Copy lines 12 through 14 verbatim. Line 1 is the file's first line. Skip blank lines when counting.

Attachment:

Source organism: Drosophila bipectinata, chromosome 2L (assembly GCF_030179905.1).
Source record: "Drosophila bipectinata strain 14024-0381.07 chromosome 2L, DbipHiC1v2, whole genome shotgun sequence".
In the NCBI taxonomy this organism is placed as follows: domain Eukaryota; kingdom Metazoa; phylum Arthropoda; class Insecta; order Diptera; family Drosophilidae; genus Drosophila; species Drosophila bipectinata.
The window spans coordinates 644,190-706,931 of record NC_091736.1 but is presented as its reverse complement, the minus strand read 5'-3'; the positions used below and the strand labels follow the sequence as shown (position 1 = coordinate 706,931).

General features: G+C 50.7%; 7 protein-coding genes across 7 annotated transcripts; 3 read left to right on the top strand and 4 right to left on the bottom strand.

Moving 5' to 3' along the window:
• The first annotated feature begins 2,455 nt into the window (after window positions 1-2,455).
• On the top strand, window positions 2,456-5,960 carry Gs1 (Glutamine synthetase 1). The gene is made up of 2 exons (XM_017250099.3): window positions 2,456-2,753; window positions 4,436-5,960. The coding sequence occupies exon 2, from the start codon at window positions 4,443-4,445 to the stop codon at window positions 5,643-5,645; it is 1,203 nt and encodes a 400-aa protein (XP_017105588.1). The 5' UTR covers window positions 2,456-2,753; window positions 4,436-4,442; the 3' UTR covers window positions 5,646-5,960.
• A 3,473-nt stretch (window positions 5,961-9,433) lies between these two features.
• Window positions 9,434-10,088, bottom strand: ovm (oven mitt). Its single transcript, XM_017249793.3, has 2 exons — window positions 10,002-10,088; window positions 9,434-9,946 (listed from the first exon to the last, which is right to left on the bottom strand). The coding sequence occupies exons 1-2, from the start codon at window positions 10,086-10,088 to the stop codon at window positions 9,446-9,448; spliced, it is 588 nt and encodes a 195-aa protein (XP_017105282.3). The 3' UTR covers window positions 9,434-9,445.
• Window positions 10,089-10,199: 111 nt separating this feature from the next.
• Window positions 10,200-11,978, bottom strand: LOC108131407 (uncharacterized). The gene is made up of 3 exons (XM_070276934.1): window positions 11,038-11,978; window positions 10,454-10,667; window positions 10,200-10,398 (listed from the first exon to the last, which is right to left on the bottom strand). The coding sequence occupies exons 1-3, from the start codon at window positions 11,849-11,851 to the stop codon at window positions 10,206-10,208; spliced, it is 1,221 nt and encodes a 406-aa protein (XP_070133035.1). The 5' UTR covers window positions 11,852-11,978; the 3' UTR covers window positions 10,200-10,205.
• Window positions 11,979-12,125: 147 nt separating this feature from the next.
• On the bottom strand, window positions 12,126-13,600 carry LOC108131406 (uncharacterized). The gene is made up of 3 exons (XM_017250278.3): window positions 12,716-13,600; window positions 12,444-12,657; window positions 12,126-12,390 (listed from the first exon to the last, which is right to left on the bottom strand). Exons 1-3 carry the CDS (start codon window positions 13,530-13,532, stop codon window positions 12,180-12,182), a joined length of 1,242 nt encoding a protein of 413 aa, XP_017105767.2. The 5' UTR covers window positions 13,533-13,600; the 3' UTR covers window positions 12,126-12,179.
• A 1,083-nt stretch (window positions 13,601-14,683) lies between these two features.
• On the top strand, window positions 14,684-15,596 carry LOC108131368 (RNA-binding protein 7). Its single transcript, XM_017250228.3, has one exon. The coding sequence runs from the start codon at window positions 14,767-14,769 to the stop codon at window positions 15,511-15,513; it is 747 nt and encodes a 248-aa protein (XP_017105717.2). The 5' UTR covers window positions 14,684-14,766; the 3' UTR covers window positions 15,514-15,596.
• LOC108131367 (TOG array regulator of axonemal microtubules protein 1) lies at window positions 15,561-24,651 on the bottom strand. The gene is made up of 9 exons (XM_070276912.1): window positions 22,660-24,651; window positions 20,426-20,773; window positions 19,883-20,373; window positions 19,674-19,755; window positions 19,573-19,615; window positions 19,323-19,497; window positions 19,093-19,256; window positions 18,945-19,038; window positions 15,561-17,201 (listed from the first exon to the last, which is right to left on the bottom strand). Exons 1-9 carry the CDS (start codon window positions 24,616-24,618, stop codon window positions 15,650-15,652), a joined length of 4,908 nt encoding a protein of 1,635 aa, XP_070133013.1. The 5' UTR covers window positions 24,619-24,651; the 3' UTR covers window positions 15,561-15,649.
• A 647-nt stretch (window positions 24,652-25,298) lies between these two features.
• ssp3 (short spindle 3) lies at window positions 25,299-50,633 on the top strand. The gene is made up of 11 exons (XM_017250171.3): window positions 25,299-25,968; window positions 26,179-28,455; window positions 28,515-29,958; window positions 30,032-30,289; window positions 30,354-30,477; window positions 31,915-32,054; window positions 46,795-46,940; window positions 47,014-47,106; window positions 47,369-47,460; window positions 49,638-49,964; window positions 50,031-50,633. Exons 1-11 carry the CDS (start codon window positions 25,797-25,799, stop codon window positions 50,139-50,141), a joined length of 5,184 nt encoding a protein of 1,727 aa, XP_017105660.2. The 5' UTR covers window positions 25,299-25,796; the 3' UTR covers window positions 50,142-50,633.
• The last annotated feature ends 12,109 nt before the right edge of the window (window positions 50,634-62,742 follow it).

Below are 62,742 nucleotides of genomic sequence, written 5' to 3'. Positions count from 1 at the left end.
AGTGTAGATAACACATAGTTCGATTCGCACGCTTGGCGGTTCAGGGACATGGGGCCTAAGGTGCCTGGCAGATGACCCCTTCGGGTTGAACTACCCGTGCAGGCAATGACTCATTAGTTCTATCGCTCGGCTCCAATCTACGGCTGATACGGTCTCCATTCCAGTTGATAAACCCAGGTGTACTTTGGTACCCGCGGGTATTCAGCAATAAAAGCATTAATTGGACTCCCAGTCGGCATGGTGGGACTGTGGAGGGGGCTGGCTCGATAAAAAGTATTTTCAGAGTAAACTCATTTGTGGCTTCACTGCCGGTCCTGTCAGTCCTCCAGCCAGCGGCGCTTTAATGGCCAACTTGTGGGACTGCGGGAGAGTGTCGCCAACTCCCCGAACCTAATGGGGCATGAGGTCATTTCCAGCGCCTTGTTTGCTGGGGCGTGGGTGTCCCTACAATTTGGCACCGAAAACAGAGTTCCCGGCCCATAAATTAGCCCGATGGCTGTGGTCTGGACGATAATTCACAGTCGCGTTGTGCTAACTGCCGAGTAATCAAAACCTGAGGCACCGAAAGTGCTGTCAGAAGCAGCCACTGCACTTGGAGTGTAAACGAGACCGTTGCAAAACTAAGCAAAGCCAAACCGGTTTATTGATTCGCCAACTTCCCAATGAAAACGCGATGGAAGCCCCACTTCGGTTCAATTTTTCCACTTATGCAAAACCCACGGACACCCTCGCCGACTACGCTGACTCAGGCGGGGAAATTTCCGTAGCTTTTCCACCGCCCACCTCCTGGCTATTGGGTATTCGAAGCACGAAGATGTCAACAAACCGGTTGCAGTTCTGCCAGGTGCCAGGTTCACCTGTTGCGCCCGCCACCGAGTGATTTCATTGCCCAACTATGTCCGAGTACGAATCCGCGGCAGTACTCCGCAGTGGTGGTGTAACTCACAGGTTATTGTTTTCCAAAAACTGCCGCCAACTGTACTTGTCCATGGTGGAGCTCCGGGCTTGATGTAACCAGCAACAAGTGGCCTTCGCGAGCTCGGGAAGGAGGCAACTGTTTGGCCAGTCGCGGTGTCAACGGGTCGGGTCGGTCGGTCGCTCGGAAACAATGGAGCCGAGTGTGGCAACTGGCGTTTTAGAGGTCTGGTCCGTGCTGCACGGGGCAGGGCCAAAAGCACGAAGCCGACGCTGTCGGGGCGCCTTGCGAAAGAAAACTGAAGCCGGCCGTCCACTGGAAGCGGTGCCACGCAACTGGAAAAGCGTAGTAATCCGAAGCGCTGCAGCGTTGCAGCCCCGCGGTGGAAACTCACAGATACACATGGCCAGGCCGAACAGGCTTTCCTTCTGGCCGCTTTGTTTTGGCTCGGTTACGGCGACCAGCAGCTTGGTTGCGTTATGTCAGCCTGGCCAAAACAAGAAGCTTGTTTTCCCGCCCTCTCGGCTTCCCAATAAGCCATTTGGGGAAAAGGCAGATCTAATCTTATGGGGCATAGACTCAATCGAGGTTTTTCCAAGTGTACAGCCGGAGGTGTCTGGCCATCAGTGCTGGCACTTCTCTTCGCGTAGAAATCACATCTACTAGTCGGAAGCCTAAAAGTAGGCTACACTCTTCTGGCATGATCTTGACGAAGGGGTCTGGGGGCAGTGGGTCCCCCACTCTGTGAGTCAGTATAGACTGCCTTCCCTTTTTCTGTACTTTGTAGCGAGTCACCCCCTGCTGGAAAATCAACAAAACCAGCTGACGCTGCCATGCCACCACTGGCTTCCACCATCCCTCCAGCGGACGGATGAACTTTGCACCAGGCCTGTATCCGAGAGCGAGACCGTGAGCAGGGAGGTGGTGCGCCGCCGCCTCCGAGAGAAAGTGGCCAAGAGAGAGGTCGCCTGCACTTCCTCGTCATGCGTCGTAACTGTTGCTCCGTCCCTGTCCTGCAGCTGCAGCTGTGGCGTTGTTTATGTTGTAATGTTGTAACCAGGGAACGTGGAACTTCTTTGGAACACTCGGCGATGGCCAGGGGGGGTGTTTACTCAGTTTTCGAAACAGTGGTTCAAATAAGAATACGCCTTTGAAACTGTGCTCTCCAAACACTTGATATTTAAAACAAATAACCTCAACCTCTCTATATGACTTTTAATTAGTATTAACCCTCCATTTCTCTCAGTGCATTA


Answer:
• Window positions 10,200-11,978, bottom strand: LOC108131407 (uncharacterized). The gene is made up of 3 exons (XM_070276934.1): window positions 11,038-11,978; window positions 10,454-10,667; window positions 10,200-10,398 (listed from the first exon to the last, which is right to left on the bottom strand). The coding sequence occupies exons 1-3, from the start codon at window positions 11,849-11,851 to the stop codon at window positions 10,206-10,208; spliced, it is 1,221 nt and encodes a 406-aa protein (XP_070133035.1). The 5' UTR covers window positions 11,852-11,978; the 3' UTR covers window positions 10,200-10,205.
• Window positions 11,979-12,125: 147 nt separating this feature from the next.
• On the bottom strand, window positions 12,126-13,600 carry LOC108131406 (uncharacterized). The gene is made up of 3 exons (XM_017250278.3): window positions 12,716-13,600; window positions 12,444-12,657; window positions 12,126-12,390 (listed from the first exon to the last, which is right to left on the bottom strand). Exons 1-3 carry the CDS (start codon window positions 13,530-13,532, stop codon window positions 12,180-12,182), a joined length of 1,242 nt encoding a protein of 413 aa, XP_017105767.2. The 5' UTR covers window positions 13,533-13,600; the 3' UTR covers window positions 12,126-12,179.